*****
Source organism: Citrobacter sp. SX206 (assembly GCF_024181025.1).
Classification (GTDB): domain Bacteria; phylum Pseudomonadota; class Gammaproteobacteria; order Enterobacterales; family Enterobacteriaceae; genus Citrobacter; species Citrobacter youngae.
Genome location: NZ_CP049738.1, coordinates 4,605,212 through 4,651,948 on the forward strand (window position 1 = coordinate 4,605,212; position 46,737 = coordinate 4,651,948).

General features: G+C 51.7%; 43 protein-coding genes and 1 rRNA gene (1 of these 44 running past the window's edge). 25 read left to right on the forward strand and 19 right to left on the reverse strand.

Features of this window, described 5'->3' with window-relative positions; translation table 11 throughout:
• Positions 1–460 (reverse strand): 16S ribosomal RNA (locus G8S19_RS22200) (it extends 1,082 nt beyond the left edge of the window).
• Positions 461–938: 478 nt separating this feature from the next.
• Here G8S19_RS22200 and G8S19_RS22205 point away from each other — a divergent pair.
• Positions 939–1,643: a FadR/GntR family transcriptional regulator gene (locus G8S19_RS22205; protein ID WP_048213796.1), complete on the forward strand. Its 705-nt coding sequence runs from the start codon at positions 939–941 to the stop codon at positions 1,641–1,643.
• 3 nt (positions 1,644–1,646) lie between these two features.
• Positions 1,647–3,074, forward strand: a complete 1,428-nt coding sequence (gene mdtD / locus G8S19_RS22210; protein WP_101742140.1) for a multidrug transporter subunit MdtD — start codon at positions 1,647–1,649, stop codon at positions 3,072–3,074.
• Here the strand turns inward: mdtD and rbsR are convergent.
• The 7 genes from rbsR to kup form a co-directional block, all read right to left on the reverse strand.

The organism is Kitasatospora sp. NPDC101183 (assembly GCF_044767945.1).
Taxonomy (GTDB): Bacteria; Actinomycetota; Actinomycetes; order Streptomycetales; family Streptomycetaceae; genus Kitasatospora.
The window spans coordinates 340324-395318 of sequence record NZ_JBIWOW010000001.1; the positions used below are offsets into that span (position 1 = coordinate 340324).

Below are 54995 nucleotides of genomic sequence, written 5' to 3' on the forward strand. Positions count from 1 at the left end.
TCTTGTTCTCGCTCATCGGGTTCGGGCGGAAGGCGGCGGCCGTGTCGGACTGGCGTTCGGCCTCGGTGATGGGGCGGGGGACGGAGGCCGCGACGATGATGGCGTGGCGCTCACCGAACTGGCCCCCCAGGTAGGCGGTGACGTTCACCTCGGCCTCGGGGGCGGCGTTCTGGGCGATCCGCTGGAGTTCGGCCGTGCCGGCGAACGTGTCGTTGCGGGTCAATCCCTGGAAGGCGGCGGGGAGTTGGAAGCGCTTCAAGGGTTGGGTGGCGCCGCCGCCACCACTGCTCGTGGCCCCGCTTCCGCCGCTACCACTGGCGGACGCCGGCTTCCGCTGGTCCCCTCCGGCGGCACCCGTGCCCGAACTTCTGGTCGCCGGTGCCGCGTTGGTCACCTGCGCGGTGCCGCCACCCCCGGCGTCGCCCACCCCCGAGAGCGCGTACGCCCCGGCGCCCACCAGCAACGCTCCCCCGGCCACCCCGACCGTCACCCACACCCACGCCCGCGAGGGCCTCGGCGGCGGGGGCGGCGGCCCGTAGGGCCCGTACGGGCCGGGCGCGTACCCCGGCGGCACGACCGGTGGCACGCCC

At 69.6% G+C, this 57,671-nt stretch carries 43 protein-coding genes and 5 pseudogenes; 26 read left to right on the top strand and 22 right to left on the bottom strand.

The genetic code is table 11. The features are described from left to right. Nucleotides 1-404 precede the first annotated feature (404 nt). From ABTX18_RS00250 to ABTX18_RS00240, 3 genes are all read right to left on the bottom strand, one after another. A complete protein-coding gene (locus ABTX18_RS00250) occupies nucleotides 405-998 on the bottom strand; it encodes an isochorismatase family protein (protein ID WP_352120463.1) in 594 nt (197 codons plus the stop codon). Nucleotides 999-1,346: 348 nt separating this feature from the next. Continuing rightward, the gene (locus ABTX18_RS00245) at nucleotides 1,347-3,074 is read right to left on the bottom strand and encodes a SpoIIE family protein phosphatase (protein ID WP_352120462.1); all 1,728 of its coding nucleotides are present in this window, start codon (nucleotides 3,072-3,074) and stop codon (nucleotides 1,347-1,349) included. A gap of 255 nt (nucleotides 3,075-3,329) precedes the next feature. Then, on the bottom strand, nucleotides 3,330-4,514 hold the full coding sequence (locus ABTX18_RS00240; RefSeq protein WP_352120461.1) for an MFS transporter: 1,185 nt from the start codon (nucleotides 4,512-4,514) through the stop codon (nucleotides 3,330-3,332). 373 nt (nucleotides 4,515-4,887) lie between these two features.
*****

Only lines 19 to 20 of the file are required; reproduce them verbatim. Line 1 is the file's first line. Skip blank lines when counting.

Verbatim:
At 69.6% G+C, this 57,671-nt stretch carries 43 protein-coding genes and 5 pseudogenes; 26 read left to right on the top strand and 22 right to left on the bottom strand.

The genetic code is table 11. The features are described from left to right. Nucleotides 1-404 precede the first annotated feature (404 nt). From ABTX18_RS00250 to ABTX18_RS00240, 3 genes are all read right to left on the bottom strand, one after another. A complete protein-coding gene (locus ABTX18_RS00250) occupies nucleotides 405-998 on the bottom strand; it encodes an isochorismatase family protein (protein ID WP_352120463.1) in 594 nt (197 codons plus the stop codon). Nucleotides 999-1,346: 348 nt separating this feature from the next. Continuing rightward, the gene (locus ABTX18_RS00245) at nucleotides 1,347-3,074 is read right to left on the bottom strand and encodes a SpoIIE family protein phosphatase (protein ID WP_352120462.1); all 1,728 of its coding nucleotides are present in this window, start codon (nucleotides 3,072-3,074) and stop codon (nucleotides 1,347-1,349) included. A gap of 255 nt (nucleotides 3,075-3,329) precedes the next feature. Then, on the bottom strand, nucleotides 3,330-4,514 hold the full coding sequence (locus ABTX18_RS00240; RefSeq protein WP_352120461.1) for an MFS transporter: 1,185 nt from the start codon (nucleotides 4,512-4,514) through the stop codon (nucleotides 3,330-3,332). 373 nt (nucleotides 4,515-4,887) lie between these two features.